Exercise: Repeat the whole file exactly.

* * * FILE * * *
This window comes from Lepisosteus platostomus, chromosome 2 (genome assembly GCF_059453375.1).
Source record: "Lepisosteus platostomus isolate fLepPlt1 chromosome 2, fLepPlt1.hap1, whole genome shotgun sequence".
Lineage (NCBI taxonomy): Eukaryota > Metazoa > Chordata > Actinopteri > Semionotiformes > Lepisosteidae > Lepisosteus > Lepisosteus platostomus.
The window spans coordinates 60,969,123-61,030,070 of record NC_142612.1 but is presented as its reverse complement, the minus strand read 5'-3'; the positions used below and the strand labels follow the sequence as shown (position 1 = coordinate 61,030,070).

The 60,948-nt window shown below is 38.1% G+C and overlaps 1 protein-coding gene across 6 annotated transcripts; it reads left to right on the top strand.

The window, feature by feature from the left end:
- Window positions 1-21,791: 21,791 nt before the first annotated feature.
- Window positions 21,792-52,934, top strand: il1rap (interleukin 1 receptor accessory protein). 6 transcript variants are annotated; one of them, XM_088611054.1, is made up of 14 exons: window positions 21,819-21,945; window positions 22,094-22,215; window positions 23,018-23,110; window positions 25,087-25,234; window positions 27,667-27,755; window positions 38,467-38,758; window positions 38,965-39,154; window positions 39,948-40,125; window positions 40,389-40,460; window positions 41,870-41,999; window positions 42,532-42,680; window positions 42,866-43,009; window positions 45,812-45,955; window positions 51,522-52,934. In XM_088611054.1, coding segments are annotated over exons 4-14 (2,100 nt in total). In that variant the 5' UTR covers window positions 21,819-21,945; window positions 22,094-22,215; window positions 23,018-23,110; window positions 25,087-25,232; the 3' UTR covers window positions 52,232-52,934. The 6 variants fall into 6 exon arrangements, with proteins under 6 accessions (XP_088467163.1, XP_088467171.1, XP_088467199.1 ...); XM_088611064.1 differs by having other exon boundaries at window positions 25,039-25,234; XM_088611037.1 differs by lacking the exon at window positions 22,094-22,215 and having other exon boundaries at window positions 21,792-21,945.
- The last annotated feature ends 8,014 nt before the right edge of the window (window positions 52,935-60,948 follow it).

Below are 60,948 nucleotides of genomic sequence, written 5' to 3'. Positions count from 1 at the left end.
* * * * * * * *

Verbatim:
This window comes from Lepisosteus platostomus, chromosome 2 (genome assembly GCF_059453375.1).
Source record: "Lepisosteus platostomus isolate fLepPlt1 chromosome 2, fLepPlt1.hap1, whole genome shotgun sequence".
Lineage (NCBI taxonomy): Eukaryota > Metazoa > Chordata > Actinopteri > Semionotiformes > Lepisosteidae > Lepisosteus > Lepisosteus platostomus.
The window spans coordinates 60,969,123-61,030,070 of record NC_142612.1 but is presented as its reverse complement, the minus strand read 5'-3'; the positions used below and the strand labels follow the sequence as shown (position 1 = coordinate 61,030,070).

The 60,948-nt window shown below is 38.1% G+C and overlaps 1 protein-coding gene across 6 annotated transcripts; it reads left to right on the top strand.

The window, feature by feature from the left end:
- Window positions 1-21,791: 21,791 nt before the first annotated feature.
- Window positions 21,792-52,934, top strand: il1rap (interleukin 1 receptor accessory protein). 6 transcript variants are annotated; one of them, XM_088611054.1, is made up of 14 exons: window positions 21,819-21,945; window positions 22,094-22,215; window positions 23,018-23,110; window positions 25,087-25,234; window positions 27,667-27,755; window positions 38,467-38,758; window positions 38,965-39,154; window positions 39,948-40,125; window positions 40,389-40,460; window positions 41,870-41,999; window positions 42,532-42,680; window positions 42,866-43,009; window positions 45,812-45,955; window positions 51,522-52,934. In XM_088611054.1, coding segments are annotated over exons 4-14 (2,100 nt in total). In that variant the 5' UTR covers window positions 21,819-21,945; window positions 22,094-22,215; window positions 23,018-23,110; window positions 25,087-25,232; the 3' UTR covers window positions 52,232-52,934. The 6 variants fall into 6 exon arrangements, with proteins under 6 accessions (XP_088467163.1, XP_088467171.1, XP_088467199.1 ...); XM_088611064.1 differs by having other exon boundaries at window positions 25,039-25,234; XM_088611037.1 differs by lacking the exon at window positions 22,094-22,215 and having other exon boundaries at window positions 21,792-21,945.
- The last annotated feature ends 8,014 nt before the right edge of the window (window positions 52,935-60,948 follow it).

Below are 60,948 nucleotides of genomic sequence, written 5' to 3'. Positions count from 1 at the left end.